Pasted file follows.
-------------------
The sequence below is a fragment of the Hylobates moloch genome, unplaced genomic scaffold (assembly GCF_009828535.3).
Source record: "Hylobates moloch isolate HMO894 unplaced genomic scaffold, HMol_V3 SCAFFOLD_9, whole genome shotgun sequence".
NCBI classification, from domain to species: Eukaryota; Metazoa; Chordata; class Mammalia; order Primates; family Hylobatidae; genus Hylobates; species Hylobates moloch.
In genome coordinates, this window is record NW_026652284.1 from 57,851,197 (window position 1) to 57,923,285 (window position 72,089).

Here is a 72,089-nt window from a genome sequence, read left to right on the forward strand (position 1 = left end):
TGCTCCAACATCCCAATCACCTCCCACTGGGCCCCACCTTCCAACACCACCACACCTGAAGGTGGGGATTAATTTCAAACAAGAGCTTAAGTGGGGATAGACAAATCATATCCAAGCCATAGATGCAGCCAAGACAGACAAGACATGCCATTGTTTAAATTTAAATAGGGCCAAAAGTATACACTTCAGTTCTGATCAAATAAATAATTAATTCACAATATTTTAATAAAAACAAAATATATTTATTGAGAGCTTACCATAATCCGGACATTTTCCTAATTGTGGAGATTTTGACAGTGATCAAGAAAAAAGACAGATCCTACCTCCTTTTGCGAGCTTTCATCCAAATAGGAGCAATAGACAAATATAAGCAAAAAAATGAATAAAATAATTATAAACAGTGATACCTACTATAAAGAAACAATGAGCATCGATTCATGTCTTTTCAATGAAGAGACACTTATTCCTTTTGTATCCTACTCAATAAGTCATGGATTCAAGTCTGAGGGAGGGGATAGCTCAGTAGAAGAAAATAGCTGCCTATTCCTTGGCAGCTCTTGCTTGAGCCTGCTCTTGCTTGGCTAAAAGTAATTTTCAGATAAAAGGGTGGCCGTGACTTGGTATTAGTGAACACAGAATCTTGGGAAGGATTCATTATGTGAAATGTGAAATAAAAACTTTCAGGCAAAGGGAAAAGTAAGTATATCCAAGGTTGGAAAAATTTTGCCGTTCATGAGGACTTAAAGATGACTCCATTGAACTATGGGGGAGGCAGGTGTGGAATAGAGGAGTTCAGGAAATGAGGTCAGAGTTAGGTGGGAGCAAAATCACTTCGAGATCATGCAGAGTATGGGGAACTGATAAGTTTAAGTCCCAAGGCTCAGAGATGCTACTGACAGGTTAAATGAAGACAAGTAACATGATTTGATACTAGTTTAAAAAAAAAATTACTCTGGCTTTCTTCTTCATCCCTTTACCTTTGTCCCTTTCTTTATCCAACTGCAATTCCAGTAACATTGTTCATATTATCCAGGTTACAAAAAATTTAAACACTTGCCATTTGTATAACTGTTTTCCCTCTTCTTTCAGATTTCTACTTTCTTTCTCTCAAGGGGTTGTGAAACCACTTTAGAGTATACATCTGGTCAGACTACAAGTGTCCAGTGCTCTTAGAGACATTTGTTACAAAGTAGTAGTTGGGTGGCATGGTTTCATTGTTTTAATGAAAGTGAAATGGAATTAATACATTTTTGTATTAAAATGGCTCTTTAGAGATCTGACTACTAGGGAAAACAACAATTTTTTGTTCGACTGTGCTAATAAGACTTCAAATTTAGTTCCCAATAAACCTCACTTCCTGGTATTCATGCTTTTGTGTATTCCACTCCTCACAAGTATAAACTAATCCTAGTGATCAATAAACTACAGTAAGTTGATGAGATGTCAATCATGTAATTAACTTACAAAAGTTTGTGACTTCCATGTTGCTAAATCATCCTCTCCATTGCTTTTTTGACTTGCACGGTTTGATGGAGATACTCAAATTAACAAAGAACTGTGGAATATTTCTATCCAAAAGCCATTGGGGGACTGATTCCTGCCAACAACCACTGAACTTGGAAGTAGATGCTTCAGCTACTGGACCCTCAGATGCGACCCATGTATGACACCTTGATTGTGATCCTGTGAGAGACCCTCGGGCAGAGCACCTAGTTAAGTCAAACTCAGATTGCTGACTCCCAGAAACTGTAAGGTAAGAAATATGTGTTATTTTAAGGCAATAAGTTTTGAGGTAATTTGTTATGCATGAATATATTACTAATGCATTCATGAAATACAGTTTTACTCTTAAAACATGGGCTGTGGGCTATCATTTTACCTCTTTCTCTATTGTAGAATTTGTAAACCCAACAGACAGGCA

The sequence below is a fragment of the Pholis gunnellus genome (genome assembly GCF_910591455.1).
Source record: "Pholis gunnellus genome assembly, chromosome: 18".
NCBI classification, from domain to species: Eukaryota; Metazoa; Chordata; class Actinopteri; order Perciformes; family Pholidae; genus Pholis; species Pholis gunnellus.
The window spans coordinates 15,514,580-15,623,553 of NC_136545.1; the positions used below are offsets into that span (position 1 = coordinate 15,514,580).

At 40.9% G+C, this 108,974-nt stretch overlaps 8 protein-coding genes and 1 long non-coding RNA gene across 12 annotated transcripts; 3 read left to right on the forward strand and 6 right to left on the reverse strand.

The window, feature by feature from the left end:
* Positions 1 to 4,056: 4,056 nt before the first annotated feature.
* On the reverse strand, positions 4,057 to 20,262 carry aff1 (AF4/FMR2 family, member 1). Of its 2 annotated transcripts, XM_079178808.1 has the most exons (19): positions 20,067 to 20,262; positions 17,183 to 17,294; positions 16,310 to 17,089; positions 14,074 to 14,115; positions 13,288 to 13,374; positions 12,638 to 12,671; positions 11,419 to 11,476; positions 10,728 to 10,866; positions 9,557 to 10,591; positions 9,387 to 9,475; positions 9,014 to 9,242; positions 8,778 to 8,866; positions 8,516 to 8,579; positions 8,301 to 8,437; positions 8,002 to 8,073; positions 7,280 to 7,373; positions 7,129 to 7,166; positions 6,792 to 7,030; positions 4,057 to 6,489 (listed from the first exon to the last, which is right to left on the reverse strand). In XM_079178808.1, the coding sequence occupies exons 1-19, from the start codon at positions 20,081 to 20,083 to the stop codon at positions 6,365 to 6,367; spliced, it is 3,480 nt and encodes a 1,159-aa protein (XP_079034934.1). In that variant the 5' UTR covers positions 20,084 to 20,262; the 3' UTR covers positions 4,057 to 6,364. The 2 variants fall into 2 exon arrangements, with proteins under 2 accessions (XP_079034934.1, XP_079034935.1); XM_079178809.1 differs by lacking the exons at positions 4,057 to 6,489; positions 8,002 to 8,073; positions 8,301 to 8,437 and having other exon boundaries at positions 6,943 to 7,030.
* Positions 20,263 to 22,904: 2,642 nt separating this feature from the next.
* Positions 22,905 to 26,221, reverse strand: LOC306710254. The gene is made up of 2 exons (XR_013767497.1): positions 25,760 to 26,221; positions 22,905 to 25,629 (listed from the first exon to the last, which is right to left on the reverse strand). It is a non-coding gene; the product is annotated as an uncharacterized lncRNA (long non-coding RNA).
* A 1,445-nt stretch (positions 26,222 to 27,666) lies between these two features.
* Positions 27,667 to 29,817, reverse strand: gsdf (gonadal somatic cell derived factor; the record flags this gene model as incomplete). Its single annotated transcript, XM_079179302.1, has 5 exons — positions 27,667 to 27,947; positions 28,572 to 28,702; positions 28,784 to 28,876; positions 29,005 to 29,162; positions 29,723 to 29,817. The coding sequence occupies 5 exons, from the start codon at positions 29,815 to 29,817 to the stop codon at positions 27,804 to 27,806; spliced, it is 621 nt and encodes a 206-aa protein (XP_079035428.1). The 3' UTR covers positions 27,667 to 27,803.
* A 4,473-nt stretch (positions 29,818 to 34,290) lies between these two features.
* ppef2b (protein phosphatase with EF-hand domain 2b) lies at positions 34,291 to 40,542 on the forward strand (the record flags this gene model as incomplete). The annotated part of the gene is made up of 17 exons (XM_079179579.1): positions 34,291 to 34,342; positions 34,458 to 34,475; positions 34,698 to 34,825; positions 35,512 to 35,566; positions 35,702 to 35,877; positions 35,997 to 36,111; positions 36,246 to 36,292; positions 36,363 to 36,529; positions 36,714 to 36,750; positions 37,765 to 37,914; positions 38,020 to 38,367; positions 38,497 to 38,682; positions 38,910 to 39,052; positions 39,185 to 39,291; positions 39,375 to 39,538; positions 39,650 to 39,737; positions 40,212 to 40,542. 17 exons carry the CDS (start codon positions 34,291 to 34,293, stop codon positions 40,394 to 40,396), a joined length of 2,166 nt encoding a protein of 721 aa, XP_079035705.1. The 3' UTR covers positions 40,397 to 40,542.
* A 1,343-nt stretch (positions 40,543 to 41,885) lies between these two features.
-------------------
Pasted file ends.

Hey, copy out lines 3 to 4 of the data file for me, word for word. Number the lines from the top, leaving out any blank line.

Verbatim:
NCBI classification, from domain to species: Eukaryota; Metazoa; Chordata; class Mammalia; order Primates; family Hylobatidae; genus Hylobates; species Hylobates moloch.
In genome coordinates, this window is record NW_026652284.1 from 57,851,197 (window position 1) to 57,923,285 (window position 72,089).